Paraplegia is a type of spinal injury that causes impairment of the motor and sensory nerve functions leading to loss of feeling or movement of the lower extremities. Paraplegia can also be described as partial or complete paralysis that mostly affects the legs, pelvic region and trunk hindering any kind of movement.

An injury or trauma to the vertebral column affects the brain and spinal cord’s ability to send and receive messages from the brain to the different parts of the body that are controlled by the sensory, motor and autonomic nerve functions. This results in loss of any kind of sensation below the thoracic region of the body and is unable to move them. Also Read: Spinal Cord Injury Day 2019: 5 Common Myths Debunked


Apart from accidents, paraplegia can also occur due to spina bifida, genetic disorder, autoimmune disorders, stroke, loss of oxygen to the brain, cancerous growths in the brain or spinal column, alcohol addiction or any congenital motor neuron disease.

Paraplegia is of two types:

Partial Paraplegia:

In this case, all the nerves don’t stop functioning and hence the patient can feel sensations and move the limbs to a certain extent

Complete Paraplegia:

Here, the paralysis has reached the neurological level causing absolute loss of sensitivity in the lower extremities hindering any kind of movement or sensation.

Risk Factors For Paraplegia:

Certain activities and health reasons can make an individual more prone to acquiring paraplegia, such as:

  • Playing sports that are rough in nature, involving massive impact on the spine and limbs in the body, like football, rugby, wrestling
  • Engaging in athletic and sports pursuits of gymnastics, diving, surfing, which apply intense pressure on the spine
  • Having a prior medical history of cancer or tumour in the brain and spinal cord
  • Displaying a family history of hereditary nervous system disorders likely to be passed on from parents/close relatives to children

Different Types Of Paralysis:

While paraplegia hampers the functioning of the limbs in the lower half of the body, it usually affects both legs and feet. On the other hand, monoplegia impedes the movement of only one limb at a time – either the arm or the leg.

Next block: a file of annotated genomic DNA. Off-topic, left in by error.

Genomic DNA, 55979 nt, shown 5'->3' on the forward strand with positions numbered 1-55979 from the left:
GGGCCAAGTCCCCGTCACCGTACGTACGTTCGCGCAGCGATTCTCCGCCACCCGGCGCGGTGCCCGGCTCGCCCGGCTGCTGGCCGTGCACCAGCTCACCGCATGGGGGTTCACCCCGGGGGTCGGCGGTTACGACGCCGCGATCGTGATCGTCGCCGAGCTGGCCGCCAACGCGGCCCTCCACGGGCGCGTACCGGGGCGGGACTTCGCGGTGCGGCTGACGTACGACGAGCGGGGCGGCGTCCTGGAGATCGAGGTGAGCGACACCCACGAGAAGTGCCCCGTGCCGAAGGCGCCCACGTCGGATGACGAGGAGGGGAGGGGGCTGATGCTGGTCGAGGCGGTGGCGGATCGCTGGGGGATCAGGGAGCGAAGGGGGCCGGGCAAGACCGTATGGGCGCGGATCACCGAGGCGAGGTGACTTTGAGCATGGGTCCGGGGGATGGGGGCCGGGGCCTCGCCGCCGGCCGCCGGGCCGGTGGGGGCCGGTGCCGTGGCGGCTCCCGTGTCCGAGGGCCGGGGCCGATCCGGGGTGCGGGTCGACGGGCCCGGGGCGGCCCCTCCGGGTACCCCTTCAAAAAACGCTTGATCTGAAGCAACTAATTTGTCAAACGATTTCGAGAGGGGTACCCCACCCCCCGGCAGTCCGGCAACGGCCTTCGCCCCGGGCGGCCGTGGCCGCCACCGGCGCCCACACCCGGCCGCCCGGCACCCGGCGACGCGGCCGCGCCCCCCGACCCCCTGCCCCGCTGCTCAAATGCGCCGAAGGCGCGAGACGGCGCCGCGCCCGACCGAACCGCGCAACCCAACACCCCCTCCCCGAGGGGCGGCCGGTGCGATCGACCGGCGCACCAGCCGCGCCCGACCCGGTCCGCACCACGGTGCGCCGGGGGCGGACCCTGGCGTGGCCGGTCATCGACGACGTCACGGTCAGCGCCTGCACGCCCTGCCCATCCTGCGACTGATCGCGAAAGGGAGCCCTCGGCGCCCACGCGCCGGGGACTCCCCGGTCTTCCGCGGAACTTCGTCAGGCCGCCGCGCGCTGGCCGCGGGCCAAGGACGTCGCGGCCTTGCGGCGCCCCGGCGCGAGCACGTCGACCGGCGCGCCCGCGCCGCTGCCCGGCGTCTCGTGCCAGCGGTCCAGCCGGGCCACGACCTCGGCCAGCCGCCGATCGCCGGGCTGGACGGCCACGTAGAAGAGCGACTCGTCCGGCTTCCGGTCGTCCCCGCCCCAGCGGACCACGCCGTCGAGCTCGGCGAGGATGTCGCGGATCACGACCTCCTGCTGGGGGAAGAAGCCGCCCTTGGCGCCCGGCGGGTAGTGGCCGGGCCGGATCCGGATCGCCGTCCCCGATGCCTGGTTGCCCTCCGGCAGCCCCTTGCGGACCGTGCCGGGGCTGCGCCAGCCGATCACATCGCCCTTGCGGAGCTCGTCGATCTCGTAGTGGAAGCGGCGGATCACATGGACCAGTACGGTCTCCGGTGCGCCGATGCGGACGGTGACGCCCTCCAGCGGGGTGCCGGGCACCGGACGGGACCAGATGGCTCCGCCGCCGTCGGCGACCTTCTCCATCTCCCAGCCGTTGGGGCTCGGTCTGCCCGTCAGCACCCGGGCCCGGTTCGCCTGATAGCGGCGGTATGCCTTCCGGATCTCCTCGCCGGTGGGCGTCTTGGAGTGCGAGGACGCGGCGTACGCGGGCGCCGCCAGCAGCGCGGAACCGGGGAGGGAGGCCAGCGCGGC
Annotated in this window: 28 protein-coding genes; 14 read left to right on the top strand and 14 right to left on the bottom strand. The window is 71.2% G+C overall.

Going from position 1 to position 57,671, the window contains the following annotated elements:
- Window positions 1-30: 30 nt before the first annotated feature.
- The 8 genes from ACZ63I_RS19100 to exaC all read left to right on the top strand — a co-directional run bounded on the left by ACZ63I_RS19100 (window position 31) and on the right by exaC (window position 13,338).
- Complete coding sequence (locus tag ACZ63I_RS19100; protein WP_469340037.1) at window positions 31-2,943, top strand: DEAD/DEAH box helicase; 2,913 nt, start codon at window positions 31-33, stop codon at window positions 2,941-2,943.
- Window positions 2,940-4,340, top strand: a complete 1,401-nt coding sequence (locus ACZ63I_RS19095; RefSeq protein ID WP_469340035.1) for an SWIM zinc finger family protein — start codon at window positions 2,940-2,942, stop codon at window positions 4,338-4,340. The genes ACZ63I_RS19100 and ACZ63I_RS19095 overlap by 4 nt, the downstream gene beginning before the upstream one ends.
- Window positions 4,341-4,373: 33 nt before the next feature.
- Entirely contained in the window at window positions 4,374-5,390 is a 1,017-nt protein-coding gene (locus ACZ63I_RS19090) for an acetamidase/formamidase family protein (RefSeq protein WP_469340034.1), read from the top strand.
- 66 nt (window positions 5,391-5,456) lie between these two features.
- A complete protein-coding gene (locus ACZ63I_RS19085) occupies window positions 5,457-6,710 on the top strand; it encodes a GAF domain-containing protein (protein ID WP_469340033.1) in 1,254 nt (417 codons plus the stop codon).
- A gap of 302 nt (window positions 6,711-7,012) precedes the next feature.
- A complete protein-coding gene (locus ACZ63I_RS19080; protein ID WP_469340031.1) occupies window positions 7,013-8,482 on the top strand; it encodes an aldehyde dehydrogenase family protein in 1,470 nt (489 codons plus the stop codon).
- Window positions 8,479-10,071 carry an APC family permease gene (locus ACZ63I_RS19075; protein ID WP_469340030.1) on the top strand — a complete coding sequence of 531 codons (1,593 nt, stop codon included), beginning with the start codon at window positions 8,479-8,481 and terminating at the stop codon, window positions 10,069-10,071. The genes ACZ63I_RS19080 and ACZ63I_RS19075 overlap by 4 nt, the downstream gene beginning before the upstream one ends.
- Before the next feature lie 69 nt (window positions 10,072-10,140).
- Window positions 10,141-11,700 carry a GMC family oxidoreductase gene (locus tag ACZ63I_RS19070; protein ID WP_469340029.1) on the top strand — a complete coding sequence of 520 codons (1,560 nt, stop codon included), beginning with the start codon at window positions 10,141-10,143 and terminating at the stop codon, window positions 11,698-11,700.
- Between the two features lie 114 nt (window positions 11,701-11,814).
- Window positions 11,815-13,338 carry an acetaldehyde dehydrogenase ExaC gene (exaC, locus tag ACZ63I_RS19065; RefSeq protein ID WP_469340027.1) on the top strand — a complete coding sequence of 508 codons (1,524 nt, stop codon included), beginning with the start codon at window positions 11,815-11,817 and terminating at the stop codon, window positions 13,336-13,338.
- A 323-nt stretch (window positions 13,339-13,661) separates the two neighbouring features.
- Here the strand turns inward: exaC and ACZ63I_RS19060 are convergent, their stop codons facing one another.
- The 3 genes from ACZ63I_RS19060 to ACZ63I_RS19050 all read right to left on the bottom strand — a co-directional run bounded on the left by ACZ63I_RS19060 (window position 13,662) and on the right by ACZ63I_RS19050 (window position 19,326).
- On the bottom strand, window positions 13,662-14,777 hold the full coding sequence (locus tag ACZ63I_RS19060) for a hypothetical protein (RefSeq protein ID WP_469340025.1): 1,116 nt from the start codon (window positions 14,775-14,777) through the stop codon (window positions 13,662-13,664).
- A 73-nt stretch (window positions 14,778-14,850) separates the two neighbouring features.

Another form of paralysis is paraparesis, in which paralysis develops in both legs simultaneously but only to a partial extent, with the affected person still being able to control some level of motion in the lower limbs. When a person encounters diplegia, both limbs in either the upper portion or lower part of the body are paralysed at once, with the condition obstructing the smooth movement of both arms or both legs.


Signs and symptoms of paraplegia depend on how badly the spinal column has damaged. Initially, the body seems to be in a spinal shock state which leads to flaccid paralysis and loss of muscle stretching. The other signs and symptoms include:

  • Loss of sensation and complete immobility from the waist down
  • Problems while breathing, coughing or sneezing
  • Loss of control over bladder or bowel motions
  • Intense pain and stinging sensation in the lower extremities
  • Loss of libido and change in sexual functions and fertility
  • Depression or frequent mood swings
  • Bedsores
  • Weight gain due to loss of physical activities

Diagnosis and Treatment

After the injury or accident, is there is any kind of loss of sensation, the doctor usually diagnoses paraplegia by acknowledging the patient’s complete medical history followed by a thorough physical check-up. The doctor may also carry out the following tests which include:

  • X-ray to check for any fractures in the spine
  • Ct-Scan to understand the severity of the trauma or paralysis
  • MRI (i.e. Magnetic Resonance Imaging) to look for any blood clots that may suppress the spinal fluid
  • Complete Blood Count
  • Evoked Potential Nerve Test to assess the nerve pathways to the affected area
  • Lumbar Puncture using the cerebrospinal fluid to rule out any other spinal infections

Paraplegia can be treated in the initial stages by medications and traction therapy to improve immobilisation. During the treatment, the doctor also makes it a point to prevent any underlying secondary problems like blood clots, pressure ulcers, bladder or bowel troubles, respiratory infections, etc. Sometimes, he may also suggest hospitalization or surgical procedures improve the condition.

Although there might not be any permanent remedy for this condition, over time researchers have found out new and evolved technologies to slowly restore movement in case of chronic conditions which may take from four to six weeks.

Also read: Spinal Cord Injury: Learn How Rehabilitation Improves Your Quality Of Life